The recent run-up in gasoline prices could threaten the pace of retail recovery.

This story first appeared in the February 22, 2012 issue of WWD. Subscribe Today.

That’s the concern of Customer Growth Partners, the New Canaan, Conn.-based consulting and research firm covering retail and consumer products. Craig Johnson, president, noted that five of the last six recessions — all but the 2001 pullback following the 9/11 terrorist attacks — have occurred when overall energy costs have exceeded 6 percent of personal consumption expenditures. With the national average at the pump at $3.52 a gallon in mid-February, energy costs would run at about 6.2 percent of PCE, as measured by the U.S. government.

“Gas prices aren’t necessarily the cause, but there’s a strong correlation between them and economic downturns,” said Johnson, who served as branch chief for economics in the Department of Energy before focusing on retailing. “This was happening in 2008, before the collapse at Lehman Brothers — gas prices went to an all-time high, above $4, and didn’t come down until the economy was already in recession.”

Johnson, one of the more optimistic and accurate prognosticators among those covering retailing, last week projected a 5.7 percent increase in retail sales for the new year, with apparel sales up about 6.5 percent. However, his low-growth alternate scenario, which assumes a rise in gas prices to more than $4.25 a gallon during the year, was a substantially smaller 2.3 percent growth rate with apparel again performing somewhat better. CGP’s retail sales are based on categories other than automobiles and parts, gasoline and oil and restaurants.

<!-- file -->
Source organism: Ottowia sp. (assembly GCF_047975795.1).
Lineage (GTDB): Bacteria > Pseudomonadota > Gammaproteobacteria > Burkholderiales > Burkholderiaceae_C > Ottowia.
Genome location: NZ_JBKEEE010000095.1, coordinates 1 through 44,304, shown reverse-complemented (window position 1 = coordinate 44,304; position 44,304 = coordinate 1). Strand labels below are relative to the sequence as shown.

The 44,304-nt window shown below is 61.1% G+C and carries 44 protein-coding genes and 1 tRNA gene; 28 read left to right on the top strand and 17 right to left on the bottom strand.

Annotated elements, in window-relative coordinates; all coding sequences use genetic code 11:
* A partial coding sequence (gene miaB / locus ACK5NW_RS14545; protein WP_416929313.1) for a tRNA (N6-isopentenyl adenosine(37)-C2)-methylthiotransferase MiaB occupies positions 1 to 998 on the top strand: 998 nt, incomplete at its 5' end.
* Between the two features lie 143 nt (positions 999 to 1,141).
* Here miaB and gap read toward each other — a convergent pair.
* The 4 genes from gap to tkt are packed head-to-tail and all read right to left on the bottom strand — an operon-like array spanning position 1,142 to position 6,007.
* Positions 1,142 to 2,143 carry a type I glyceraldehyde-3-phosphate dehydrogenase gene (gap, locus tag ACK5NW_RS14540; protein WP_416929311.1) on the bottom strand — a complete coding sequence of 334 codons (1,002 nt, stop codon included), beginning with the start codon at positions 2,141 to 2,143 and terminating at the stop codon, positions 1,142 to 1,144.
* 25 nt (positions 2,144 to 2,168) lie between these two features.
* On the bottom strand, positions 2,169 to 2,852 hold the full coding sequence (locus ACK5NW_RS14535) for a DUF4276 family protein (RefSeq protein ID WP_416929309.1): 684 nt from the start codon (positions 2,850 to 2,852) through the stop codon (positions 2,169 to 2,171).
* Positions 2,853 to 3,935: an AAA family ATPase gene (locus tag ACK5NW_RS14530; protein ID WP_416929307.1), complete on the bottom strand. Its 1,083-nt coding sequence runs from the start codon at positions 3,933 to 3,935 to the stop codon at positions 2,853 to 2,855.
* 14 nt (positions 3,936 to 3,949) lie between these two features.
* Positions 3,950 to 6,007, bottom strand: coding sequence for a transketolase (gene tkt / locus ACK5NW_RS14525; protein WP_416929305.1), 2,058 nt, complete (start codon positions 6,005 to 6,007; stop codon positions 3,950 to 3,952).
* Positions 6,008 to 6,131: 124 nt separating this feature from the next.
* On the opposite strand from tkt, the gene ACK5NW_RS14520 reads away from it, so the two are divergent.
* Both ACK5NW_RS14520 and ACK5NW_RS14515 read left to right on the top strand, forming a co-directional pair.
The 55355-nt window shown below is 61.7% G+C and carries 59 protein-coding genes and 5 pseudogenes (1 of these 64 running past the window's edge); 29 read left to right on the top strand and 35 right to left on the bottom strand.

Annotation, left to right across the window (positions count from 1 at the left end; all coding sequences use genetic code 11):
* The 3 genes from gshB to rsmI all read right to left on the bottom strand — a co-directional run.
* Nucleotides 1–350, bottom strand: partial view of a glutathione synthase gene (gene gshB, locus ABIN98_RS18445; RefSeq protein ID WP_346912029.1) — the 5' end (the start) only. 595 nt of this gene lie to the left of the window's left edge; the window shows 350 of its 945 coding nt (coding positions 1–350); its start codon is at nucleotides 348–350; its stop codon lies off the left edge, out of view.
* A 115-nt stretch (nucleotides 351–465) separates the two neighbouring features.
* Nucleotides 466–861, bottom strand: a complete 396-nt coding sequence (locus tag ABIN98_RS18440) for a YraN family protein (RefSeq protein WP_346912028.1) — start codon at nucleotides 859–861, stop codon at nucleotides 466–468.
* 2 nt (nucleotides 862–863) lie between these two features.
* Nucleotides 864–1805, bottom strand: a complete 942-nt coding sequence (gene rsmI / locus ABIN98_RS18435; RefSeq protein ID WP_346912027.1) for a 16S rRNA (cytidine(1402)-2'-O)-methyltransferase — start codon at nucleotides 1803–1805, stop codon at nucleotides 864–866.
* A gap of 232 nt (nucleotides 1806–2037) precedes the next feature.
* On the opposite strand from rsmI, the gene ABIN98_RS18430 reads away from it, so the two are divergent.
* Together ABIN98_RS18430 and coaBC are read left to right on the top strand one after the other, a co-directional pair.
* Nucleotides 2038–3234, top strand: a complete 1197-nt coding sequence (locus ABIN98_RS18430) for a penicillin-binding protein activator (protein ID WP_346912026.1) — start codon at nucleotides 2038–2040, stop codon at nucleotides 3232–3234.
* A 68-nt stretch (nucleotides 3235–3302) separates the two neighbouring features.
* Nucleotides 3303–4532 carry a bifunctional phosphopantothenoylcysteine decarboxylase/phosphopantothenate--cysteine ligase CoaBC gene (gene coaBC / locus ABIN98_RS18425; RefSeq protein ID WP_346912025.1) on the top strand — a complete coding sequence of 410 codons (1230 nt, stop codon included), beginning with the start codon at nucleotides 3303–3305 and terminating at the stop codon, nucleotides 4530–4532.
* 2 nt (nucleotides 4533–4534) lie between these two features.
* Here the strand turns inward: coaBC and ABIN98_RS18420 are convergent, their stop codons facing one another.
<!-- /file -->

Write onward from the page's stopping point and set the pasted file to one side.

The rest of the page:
“If energy gets up to 9 percent [of PCE], which it could if gas moves to $4.30 or so, that would take another 4 percent out of consumer spending, with certain categories, particularly discretionary ones like fashion apparel, being hit the hardest,” Johnson said. “People still have to buy groceries, drive to work and heat their homes, but a night out or a new outfit could be sacrificed.”

In all likelihood, he stated, that would affect average unit retail prices more than units themselves. Consumers might shop in less expensive departments or turn to lower-priced nameplates or retail channels, such as off-price stores and factory outlets. E-commerce’s advantages would be enhanced, as they appeared to be during the holiday season as gas prices began to move higher.

Johnson cautioned that fuel prices are volatile and could move up briskly on heightened tensions in the Middle East or, in a preferable scenario, downward on hopeful geopolitical signs or oversupply. What’s especially troubling to him is the pace of recent inflation in fuel prices, which have risen about 30 cents a gallon in the last two months alone.

“This is the steepest early-winter rise since the Seventies’ oil embargoes,” he said. “Supplies are ample, so a lot of this can be traced to geopolitical strains and some of it simply to the effects of economic improvement.”

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